Saturday, February 25, 2017

Doctor Under the Influence

When you are off work, ill or not, as I've been, you tend to end up watching some kind of daytime TV.  A lot of which consists of repeats of stuff from my childhood, all of ot providing a reminder of how fashions, technology and lifestyles have changed over the intervening decades.  They also remind us of how social attitudes have changed.  An episode of Doctor at Large, from around 1971, gave me a real jolt as to its representation of drink driving.  The episode's climax centered around Dr Collier (George Layton) having been arrested for drink driving and, to try and avoid being reported to the GMC and struck off, giving his name as 'Mr Upton', before arranging for his friend Dr Upton (Barry Evans) to attend the police station, (as 'Dr Collier'), to administer a blood test.   Collier tries to persuade Upton to risk being struck off himself, by faking some other kind of test to prove his sobriety.  When it becomes obvious that only a blood test will be accepted by the police, Upton takes a sample of his own blood to submit for testing.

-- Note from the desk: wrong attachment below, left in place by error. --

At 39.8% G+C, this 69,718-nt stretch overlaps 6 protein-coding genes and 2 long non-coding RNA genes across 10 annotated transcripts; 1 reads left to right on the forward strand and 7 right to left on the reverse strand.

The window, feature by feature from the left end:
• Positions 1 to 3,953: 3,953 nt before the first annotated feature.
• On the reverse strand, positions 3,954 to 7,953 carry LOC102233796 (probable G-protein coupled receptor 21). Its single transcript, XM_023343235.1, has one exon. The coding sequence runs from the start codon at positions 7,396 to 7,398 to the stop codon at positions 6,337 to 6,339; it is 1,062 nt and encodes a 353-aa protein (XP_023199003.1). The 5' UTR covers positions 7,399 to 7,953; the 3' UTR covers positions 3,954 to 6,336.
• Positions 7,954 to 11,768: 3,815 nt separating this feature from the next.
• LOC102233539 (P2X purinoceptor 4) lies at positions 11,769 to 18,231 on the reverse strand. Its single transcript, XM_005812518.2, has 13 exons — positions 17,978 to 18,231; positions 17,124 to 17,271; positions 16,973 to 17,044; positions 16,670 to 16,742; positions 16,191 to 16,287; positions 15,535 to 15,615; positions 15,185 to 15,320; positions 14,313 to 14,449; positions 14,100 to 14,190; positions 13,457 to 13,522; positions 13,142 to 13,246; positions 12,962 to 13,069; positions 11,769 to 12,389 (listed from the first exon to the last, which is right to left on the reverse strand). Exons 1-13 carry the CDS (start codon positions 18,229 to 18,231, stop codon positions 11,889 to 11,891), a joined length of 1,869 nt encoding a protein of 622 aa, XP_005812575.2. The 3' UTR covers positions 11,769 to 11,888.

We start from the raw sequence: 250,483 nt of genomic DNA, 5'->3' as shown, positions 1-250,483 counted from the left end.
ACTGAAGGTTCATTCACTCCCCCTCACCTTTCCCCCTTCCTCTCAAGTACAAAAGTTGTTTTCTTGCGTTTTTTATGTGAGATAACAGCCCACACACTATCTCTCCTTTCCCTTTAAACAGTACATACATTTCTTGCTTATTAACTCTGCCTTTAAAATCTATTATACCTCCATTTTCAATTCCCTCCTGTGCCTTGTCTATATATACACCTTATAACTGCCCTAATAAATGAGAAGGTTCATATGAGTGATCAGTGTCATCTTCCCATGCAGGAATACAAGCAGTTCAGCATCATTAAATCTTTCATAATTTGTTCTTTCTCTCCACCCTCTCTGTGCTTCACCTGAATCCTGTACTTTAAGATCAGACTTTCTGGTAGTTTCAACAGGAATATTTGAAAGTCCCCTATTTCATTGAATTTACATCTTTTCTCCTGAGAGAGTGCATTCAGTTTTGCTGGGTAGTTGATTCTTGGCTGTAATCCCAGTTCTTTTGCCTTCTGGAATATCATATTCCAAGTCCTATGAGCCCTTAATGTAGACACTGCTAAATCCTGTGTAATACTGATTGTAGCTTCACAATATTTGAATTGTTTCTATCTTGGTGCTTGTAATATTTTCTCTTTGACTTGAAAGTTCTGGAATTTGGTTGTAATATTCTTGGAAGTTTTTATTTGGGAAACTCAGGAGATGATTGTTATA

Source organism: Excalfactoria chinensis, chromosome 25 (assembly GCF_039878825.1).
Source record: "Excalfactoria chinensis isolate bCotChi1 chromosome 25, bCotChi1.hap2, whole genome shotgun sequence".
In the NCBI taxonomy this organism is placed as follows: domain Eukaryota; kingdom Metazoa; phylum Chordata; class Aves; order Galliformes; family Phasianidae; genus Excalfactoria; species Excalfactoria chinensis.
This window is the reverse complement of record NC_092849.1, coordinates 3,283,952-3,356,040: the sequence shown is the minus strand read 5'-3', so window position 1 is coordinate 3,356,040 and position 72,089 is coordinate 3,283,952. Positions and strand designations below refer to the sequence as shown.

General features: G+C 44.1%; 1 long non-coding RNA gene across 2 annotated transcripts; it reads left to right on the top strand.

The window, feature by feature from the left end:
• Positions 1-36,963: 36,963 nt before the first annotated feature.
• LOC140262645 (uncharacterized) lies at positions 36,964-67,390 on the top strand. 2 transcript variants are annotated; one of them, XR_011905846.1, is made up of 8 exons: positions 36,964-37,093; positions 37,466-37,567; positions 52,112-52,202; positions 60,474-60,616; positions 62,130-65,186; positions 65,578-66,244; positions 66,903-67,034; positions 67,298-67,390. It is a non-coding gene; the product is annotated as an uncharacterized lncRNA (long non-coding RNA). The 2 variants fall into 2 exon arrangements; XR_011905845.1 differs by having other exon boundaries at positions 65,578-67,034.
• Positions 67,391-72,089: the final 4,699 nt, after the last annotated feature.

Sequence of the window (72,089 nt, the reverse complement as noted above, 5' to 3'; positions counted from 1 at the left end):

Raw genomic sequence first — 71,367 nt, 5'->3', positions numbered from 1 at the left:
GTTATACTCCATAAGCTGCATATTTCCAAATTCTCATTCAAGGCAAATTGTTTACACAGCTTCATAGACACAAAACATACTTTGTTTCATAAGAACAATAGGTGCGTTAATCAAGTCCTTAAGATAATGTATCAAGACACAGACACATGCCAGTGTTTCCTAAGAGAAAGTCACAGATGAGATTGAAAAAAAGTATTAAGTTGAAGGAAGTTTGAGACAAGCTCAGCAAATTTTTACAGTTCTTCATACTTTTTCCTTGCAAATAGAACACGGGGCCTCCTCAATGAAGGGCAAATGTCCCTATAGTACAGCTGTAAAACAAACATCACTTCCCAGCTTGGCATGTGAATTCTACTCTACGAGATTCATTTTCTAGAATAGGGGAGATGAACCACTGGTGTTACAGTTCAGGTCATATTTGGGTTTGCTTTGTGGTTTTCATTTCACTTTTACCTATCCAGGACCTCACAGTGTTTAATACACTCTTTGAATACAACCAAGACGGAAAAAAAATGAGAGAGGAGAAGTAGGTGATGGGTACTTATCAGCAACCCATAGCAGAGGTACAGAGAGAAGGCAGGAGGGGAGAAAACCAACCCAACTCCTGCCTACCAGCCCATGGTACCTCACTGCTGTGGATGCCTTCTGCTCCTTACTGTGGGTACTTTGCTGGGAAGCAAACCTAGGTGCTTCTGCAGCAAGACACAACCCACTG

In what seems fairly disturbing to contemporary eyes, all of this is presented as hilarious farce.  At no point is the fact that, even in 1971, drinking and driving was a criminal offence.  Indeed, the fact that Collier was so drunk that he crashed his vehicle into the back of another car, is seen as a source of amusement.  But then this was the era in which a popular song included the lyrics 'Take a drink, take a drive'.  Moreover, film and TV characters were frequently seen getting into cars after sinking a few drinks and driving off (without seat belts, usually).  Equally startling is the idea that it is OK for a pair of doctors' to behave in this way, falsifying medical tests in order to pervert the course of justice!  Not only OK, but hilarious, to boot!  More evidence, if any were needed, that the past truly is another country.  One where they do things differently...  



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